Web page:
The Era of Eisenhower:
The Good Old Days (1953-1960)
When Dwight D. Eisenhower entered the White House in January 1953, he was better prepared to handle foreign policy than any other twentieth-century president. Texas-born son of pacifist parents, "Ike" had graduated from West Point. He then lived in Asia, Latin America, Europe, and Africa as well as in Washington during the early 1930s, where, as a lobbyist for the U.S. Army, he came to know Congress well. During World War II, he commanded the greatest amphibious invasion force in history and became a world hero by liberating much of western and central Europe from Nazism. Meanwhile, he displayed rare political talent by dealing successfully with Roosevelt, Stalin, Churchill, and de Gaulle. After the war, Eisenhower served as U.S. Army Chief of Staff, president of Columbia University, and then supreme commander of Allied forces in NATO.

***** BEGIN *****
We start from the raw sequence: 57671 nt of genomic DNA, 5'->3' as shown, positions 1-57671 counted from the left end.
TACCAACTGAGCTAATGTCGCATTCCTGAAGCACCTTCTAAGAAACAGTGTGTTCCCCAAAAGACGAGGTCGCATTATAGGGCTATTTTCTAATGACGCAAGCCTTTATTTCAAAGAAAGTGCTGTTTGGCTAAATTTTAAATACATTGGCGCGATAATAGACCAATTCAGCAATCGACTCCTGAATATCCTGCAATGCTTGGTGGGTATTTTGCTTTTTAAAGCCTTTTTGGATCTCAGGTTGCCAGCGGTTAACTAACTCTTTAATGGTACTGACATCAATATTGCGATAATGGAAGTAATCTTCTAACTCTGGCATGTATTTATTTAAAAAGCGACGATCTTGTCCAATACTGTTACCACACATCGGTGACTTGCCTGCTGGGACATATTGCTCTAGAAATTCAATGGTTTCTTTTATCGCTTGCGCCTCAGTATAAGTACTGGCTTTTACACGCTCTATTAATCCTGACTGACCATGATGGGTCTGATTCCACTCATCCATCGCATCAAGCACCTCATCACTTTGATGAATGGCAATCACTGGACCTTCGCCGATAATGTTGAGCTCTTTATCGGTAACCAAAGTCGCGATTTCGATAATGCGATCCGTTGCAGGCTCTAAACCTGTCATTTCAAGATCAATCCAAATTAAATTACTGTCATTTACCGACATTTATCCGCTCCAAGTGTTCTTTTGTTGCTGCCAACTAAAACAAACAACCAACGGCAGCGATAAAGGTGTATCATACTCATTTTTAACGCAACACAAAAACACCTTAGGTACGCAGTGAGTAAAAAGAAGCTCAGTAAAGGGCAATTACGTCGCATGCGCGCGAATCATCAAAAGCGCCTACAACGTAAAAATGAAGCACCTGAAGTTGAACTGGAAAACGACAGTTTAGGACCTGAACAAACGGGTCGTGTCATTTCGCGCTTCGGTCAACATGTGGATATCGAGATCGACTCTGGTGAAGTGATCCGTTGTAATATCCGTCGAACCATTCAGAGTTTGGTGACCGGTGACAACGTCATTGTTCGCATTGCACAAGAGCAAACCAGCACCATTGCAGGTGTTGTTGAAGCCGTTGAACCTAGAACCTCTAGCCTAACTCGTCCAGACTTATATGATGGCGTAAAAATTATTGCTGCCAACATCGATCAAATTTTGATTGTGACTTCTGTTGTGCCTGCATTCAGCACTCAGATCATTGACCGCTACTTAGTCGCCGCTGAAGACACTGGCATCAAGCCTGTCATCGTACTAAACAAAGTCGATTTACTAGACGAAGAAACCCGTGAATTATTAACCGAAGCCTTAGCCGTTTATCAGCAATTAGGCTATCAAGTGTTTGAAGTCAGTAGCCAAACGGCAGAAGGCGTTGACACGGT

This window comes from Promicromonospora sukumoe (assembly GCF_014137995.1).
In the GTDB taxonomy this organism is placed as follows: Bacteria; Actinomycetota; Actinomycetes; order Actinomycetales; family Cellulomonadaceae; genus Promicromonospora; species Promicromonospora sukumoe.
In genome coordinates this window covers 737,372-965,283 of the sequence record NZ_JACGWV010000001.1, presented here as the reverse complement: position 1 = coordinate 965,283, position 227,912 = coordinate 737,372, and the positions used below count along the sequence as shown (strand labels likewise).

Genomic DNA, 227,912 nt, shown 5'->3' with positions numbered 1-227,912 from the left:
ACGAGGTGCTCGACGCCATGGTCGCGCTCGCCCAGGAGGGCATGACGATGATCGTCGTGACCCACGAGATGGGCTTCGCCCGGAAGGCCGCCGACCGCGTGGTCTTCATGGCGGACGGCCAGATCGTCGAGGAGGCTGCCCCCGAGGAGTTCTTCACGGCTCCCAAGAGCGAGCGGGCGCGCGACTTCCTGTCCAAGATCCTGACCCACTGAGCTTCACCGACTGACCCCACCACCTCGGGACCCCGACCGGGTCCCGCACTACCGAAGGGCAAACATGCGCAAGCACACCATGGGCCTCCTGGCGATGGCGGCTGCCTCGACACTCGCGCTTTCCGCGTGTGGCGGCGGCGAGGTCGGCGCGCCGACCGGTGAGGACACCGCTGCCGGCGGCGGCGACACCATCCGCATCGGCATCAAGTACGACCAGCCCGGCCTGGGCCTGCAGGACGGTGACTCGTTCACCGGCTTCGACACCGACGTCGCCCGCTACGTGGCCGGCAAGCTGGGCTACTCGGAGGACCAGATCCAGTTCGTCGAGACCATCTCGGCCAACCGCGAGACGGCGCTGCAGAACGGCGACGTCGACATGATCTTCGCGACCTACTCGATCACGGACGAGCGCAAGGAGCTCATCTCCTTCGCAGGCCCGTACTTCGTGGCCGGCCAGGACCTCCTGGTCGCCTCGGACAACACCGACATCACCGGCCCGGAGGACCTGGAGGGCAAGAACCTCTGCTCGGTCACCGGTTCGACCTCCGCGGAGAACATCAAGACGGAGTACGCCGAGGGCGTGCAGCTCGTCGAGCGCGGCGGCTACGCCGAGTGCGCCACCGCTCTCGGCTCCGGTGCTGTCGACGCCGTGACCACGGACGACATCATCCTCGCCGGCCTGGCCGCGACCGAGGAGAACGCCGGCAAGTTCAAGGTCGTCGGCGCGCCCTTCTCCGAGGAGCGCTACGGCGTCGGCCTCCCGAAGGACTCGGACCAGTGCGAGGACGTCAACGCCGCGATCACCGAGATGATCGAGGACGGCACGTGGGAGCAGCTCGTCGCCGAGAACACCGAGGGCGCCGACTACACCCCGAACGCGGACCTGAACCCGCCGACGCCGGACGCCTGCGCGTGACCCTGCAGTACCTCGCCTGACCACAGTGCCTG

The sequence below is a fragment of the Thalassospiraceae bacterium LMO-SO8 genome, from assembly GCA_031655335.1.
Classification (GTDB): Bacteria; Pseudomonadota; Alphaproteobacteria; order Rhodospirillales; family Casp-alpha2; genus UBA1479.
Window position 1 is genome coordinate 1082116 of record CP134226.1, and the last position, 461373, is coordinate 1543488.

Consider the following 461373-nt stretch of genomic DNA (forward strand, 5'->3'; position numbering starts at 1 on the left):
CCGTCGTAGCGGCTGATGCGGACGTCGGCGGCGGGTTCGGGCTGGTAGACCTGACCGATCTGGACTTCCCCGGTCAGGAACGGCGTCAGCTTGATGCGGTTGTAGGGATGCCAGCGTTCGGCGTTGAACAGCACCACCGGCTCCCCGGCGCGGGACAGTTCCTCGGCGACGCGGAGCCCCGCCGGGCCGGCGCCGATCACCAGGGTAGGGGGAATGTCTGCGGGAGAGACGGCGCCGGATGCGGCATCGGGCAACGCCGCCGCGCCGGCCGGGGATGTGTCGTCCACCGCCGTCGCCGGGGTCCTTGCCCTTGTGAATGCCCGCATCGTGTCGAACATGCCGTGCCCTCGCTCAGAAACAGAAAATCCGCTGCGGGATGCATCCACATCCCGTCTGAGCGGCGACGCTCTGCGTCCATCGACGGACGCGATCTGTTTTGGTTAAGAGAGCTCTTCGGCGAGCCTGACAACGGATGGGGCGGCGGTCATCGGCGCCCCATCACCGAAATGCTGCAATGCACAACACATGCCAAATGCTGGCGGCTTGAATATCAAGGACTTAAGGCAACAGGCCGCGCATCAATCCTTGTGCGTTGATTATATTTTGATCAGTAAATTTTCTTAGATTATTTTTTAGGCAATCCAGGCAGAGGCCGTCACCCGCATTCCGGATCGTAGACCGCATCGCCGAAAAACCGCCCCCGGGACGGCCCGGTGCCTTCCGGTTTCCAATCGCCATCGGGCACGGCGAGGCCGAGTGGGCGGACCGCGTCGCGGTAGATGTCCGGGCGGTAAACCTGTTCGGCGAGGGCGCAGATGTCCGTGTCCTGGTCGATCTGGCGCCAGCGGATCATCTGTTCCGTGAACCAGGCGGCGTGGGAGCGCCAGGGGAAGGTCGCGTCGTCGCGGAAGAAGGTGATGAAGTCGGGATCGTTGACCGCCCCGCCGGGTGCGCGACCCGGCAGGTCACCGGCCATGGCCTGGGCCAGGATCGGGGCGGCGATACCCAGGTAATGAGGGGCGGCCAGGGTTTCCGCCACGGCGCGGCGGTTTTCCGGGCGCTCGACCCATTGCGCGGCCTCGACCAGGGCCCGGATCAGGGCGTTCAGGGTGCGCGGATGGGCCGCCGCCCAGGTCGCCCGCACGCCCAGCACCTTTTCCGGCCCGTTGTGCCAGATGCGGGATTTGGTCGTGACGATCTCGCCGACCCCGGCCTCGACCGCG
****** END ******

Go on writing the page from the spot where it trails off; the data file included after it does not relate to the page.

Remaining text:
He was more than certain of his own abilities, but in public he called himself just "a farm boy from Kansas," where he had grown up. 1 That approach, together with his famous grin and soldierly bearing, made him the trusted father figure of the 1950s. As television ownership expanded from 9 percent of U.S. homes in 1950 to 87 percent in 1960, Eisenhower knew how to exploit the new technology. A father figure could be politically popular when the most-watched television program, "I Love Lucy," showed the laughs and happiness enjoyed by a